It is to Vicky Pollard that we will first turn our attention.

A bright pink Kappa shell-suit zipped tightly over a stout frame. Blonde hair drawn tightly into a scrunchie, a ‘council house facelift’. Large, hooped earrings and numerous gold chains: Vicky was born.

Matt Lucas and David Walliams used the clothes worn by poor people as a punchline, and in the process underpinned a shifting discourse on class. Where previous class perceptions had focused on a working-class inability to consume, contemporary class discourses now centred on excessive consumption in ways deemed vulgar and hence lacking in distinction by higher classes. Kappa, Ellesse, Burberry. All expensive, but all decidedly wrong. All signifiers of the unenlightened and the unsophisticated. British media trained their young audiences how to spot the new folk devil they were taught to hunt down in the playground: the ‘chav.’

“I don’t regret my shift in style, but I regret that it was born from feelings of inferiority”

Lucas’ characterisation of Vicky enabled a generation of working-class people to distinguish themselves from those within their own social group, providing a sense of hierarchy even among those at the bottom of the class system. The word ‘chav’ gets thrown around deprived areas as much as it does anywhere, and it’s a simple way of dividing up who’s Vicky and who’s not. I had imagined for some time—quite naively so—that class disparity was as simple as a difference in economic position. That rich people disliked poor people because they were poor, and vice versa; that it all boiled down to money alone. I therefore predicted that keeping up appearances amid my new middle-class university friends would be easy: bursaries and student loans would maintain my usual chain of easy, cheap consumption of popular fashion. My image was never under threat. I was, after all, not a Vicky.

I was wrong. It transpired that Vicky’s legacy—this grotesque figure of working-class Britain—would place fashion at the centre of my class insecurities. Through an accumulation of comments which all nodded to ideas of gross over-consumption, my first year away from home slowly revealed that we’re all Vicky in the eyes of our ‘betters’. With that realisation came a complete upheaval of my wardrobe.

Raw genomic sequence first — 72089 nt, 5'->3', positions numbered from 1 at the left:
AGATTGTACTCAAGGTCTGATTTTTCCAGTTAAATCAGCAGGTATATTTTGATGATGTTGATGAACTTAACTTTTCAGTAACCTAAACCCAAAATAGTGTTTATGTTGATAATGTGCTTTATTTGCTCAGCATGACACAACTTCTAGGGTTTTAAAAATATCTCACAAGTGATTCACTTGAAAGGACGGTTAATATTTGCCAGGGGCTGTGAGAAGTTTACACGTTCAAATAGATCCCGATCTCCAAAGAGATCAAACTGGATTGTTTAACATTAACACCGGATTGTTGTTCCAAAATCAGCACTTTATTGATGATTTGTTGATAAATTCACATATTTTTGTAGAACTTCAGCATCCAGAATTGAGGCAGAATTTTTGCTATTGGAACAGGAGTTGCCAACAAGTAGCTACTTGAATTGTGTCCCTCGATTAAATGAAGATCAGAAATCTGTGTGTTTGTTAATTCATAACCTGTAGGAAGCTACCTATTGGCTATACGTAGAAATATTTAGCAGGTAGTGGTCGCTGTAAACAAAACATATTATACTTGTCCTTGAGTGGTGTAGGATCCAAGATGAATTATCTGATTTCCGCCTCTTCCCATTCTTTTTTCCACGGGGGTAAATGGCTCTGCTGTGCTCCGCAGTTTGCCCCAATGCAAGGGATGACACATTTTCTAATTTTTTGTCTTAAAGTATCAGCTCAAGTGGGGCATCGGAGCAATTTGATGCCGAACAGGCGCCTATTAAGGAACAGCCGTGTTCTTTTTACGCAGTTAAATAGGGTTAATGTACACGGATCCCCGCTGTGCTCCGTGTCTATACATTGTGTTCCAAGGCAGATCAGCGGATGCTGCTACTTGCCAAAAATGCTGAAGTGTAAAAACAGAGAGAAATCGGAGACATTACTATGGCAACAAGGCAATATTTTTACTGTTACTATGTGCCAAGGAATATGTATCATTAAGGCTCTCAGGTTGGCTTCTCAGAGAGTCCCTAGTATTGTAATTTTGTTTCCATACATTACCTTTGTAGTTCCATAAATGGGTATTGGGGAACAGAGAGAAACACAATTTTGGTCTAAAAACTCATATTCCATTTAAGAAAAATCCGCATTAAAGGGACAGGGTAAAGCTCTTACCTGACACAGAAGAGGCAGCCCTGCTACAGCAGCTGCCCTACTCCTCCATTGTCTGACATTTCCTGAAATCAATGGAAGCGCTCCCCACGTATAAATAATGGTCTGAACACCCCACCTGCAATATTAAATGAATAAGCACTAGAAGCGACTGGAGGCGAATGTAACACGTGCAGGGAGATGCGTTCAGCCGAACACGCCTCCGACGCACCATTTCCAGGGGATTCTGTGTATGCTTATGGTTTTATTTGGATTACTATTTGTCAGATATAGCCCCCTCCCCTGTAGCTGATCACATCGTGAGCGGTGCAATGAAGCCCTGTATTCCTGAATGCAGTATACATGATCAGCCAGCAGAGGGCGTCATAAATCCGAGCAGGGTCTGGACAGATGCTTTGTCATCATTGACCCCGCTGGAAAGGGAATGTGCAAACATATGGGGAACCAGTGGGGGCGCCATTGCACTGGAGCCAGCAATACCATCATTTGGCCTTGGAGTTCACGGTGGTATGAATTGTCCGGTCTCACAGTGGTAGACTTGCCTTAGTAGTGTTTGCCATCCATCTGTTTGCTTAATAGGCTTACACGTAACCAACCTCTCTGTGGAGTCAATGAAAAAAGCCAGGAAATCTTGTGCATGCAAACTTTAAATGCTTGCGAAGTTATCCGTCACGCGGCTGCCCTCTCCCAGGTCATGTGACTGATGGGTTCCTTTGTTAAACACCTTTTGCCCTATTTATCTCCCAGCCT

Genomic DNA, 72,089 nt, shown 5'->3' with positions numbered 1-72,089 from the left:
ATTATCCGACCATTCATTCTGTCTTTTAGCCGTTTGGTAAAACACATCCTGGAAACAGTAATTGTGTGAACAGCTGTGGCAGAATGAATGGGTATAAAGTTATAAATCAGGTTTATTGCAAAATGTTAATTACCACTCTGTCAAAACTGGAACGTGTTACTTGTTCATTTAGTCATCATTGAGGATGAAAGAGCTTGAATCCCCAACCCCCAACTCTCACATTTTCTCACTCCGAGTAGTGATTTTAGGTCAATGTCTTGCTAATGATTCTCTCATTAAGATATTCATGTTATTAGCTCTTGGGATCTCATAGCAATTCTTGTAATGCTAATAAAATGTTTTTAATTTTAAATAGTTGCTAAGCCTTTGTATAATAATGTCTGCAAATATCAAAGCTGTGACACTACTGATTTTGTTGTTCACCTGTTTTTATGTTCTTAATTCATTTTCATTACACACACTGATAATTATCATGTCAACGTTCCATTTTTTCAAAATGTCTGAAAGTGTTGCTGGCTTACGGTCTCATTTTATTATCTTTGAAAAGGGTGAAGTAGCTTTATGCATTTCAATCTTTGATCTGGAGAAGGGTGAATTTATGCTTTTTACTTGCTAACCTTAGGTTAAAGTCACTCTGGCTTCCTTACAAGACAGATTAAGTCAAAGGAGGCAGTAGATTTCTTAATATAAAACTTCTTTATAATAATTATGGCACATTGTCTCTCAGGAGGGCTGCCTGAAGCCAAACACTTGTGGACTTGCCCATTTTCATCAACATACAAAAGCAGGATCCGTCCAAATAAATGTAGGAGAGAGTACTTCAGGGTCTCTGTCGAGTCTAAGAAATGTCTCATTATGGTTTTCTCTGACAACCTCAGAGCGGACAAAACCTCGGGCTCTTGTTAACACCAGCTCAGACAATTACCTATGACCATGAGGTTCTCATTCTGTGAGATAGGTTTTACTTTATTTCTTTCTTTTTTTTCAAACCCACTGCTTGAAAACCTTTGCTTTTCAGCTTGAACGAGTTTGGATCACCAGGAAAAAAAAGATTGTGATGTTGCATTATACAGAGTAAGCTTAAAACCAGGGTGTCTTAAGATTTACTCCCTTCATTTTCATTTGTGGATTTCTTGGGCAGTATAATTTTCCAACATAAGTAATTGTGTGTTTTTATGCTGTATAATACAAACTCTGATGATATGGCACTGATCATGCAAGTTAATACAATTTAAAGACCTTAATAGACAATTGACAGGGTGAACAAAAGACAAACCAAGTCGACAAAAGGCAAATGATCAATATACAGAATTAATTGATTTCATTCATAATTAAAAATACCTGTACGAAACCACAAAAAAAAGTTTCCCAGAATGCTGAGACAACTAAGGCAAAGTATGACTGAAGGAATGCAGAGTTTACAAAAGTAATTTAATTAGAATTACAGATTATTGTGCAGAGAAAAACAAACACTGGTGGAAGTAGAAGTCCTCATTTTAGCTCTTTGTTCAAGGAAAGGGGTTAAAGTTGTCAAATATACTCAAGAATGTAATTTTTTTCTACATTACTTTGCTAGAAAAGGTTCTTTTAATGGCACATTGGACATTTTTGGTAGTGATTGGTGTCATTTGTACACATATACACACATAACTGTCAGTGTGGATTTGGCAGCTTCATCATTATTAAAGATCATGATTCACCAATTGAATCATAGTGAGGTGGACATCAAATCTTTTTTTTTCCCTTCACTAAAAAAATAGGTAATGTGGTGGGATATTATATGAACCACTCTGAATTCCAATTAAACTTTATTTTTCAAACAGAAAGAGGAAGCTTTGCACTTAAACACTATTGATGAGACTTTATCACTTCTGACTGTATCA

The punchline of Lucas’ characterisation was often that Vicky seemed unaware of her own unattractiveness and vulgarity, occasionally (and, to the point, ignorantly) describing herself as ‘fit’. The class difference I experienced at Cambridge, in the spirit of this portrayal, wasn’t about money at all. It was about knowledge. Insight. The display of one’s social standing through dress has become more subtle, yet ignorance relating to image and style remains a chief sign of the poor and unrefined. It is the communicative ability of fashion which often matters most to people. Clothes tell a story, but can you speak the language?


Mountain View

The classism of sustainable fashion

It is apparent then that Vicky’s characterisation worked, not as strict instructions for identifying the ‘chav’, but as a guidebook. A loose set of signifiers that would shift over time, with the stigma of excessive consumption at the centre of them. From this never-shifting stigma, Vicky Pollard’s new form reared her ugly head at me: fast fashion was the new Kappa tracksuit. I witnessed, for the first time, a disdain for those who participate in fast fashion cycles. ‘Is that from Shein?’ was more of an accusation than a question and, while this disapproval came reasonably packaged in arguments for sustainability, my consumption of these brands was revealed to be a loud demonstration of my class.

This is not a defence of fast fashion, but a defence of those who are scrutinised for wearing it. Fast fashion garment production leverages trend replication and low-quality materials to provide inexpensive styles to the consumer. It’s often the most affordable mode of fashion, and moral principles don’t pay the bills. There is little doubt in my mind that mockery of these consumers simply reinforces the same culture of class-based discrimination that we witnessed on our televisions two decades ago. It equates specific ways of dress and consumption with a lack of value to society. We do not amount to the fabrics we wear, yet these tropes reduce us to such trivialities.

“Clothes tell a story, but can you speak the language?”

Your wardrobe becomes a complicated thing when it’s planted somewhere you feel you don’t belong. As I find myself tiptoeing carefully between fitting in with the middle-class fallacy of being a student here and holding onto the working-class culture that raised me, I realise how many of my class-based anxieties are tied to my appearance. To own a wardrobe entirely approved by my middle-class peers is to be deemed enlightened, informed, intelligent: the ultimate cure to imposter syndrome. I don’t regret my shift in style, but I regret that it was born from feelings of inferiority, and I mourn the version of me that was less malleable to that shift.

I wonder what her wardrobe would look like.